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1950-51 Theatre Catalog, 9th Edition, Page 250 (230)

1950-51 Theatre Catalog, 9th Edition
1950-51 Theatre Catalog
1950-51 Theatre Catalog, 9th Edition, Page 250
Page 250

1950-51 Theatre Catalog, 9th Edition, Page 250

A COUNTER WIARMER for the storage of prepared popcorn, hot dogs or fried ioods is available in sizes from 30 to 90 inches and can generate and hold a heat of 150 degrees in as short as 15 seconds.

tres and, during the hot months, a small selling item compared to others) by means of machines or at the checkout counter in much the same way a super-market sells it. The cashier may be used to sell the candy or keep an eye on it as the customers come down to pay their way out, if it is on the counter.

In View of rising candy prices, drivein operators who have machines may shortly find it difficult to maintain profit volume. If candy goes to 12c and 6c, as

8-FLAVOR DRINK UNITS with a large capacity for carbonated and non-carbonated drinks .are available with bolh ice and mechanical cooling.


it seems well on the way to doing, candy machines may well have to be put in the back room and candy sold at the checkout counter. In any case, the writer has always advised selling at the check-out counter to save valuable money for candy machines which are not deemed necessary. A decent display at the check-out counter costs about $20 to construct, whereas a good candy machine costs approximately $200.


Cigarettes are the most highly pilfered item that can be sold in any location. Many refreshment stand attendants are strongly tempted to take packages of c1garettes for their own use. Therefore, it is strongly recommended that cigarettes be sold exclusively through machines and almost completely on a concession basis, whereby the concessionw aire pays the theatre operator a percentage of his income. Cigarettes will never be a high-profit item; as a matter of fact, they are always an ftzinnoyzinceli item. If more than the ttgoing'i price is charged, patrons think there is profiteering on other items. It is best to take a small profit and get rid of the headaches.

Hot Dogs

Virtually every drive-in theatre sells hot dogs. The method of preparation (steaming or grilling) is a matter which depends on the particular area in which they are sold. People in some parts of the country wonlt buy anything but the steamed type, while others wonlt buy anything but the grilled, and some will buy either. However, more dogs and rolls can be prepared by steaming than by grilling, and there is generally less loss through the former method. Whichever side of this controversial question the drive-in operator takes, he should make sure that the equipment used is large enough to accommodate demand.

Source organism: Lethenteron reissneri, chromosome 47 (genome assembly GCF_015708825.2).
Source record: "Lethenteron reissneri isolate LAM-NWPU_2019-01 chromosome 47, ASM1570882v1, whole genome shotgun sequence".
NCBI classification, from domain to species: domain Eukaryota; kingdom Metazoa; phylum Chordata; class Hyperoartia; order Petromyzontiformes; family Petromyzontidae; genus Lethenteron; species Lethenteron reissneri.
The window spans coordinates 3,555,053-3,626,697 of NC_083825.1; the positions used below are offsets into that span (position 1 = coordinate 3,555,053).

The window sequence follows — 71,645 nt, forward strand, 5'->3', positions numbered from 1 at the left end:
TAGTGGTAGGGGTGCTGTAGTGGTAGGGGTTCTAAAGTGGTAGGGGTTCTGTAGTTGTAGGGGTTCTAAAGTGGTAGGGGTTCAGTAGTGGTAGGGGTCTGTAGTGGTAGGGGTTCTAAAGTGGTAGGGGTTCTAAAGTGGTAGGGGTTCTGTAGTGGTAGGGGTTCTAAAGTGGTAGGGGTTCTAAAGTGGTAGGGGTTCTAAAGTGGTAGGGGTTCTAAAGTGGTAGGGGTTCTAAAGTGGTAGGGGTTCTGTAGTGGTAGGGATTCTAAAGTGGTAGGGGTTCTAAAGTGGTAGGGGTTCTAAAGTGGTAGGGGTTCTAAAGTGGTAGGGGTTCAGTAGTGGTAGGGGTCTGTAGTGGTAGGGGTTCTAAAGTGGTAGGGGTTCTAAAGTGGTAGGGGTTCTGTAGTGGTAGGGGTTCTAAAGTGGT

Under the cafeteria system, either the hot dog holding unit is set into the counter, and the patron takes his hot dog, which has been placed in a roll and napkin (or a roll in a paper flboat"), directly from the serving unit, or the steamer itself is placed directly into the counter with service made from that point by assistance from the food preparer. The writer prefers the former system to the latter because of a firm belief that food preparation, wherever possible, should be divorced from food service. Of course, food preparation should not be completely hidden from the customers, lest they get the mistaken impression that hot dogs made the day before are being sold. This can be effected by continual small transfers from the preparation point to the serving point by the unskilled personnel along the serving line.

Fried Foods and Hamburgers

Under the cafeteria style system, fried foods can be prepared in advance and held in warming units which have been designed for that purpose. An adequate period of time should be allowed to prepare a sufficient quantity of fried foods in advance of the peak periods to satisfy patron requirements. Fried foods, including french fried potatoes, onion rings, fried clams, and fried chicken, are highly profitable and should definitely be given consideration in achieving maximum gross. It has been the writers experience that where fried foods have been introduced, and can be sold sufficiently in volume, they raise the overall percentage of sales in a drive-in by 10% of the total.

At the risk of incurring some adverse comment and possibly the disfavor of the beef industry, the writer ventures to say that, in his opinion, hamburgers should only be sold by those who are the most skilled of restaurant people. They are one product which is very liable to spoilage, if not properly refrigerated, and can cause a lot of trouble, if not sold fresh daily. Furthermore, the correct preparation of hamburgers involves making them to order, but selling hamburgers to order during the peak periods of drive-in refreshment stand operation is highly impractical; the best that can be hoped for is a 25-30% customer satisfaction.

Finally, hamburgers are not necessarily a high-profit item, and the cafeteria system offers no advantage in their sale.

If a driveein operator wants to sell hamburgers in a cafeteria system, he should divorce his hamburger preparations and sale completely from his cafeteria lanes by means of a special white kitchen attached to the general area (see diagram and layouts for this type of operation).

Other Items

Other items which lend themselves nicely to preparation and sale under the cafeteria system are pizza, tamales, fruit juices, snow cones, etc. Each part of the country has its own sectional favorite.

As a general rule, a cafeteria system lends itself to the introduction of new items better with less confusion and more profit than any other type. A station system, whether it be complete

1950-51 Theatre Catalog, 9th Edition, Page 250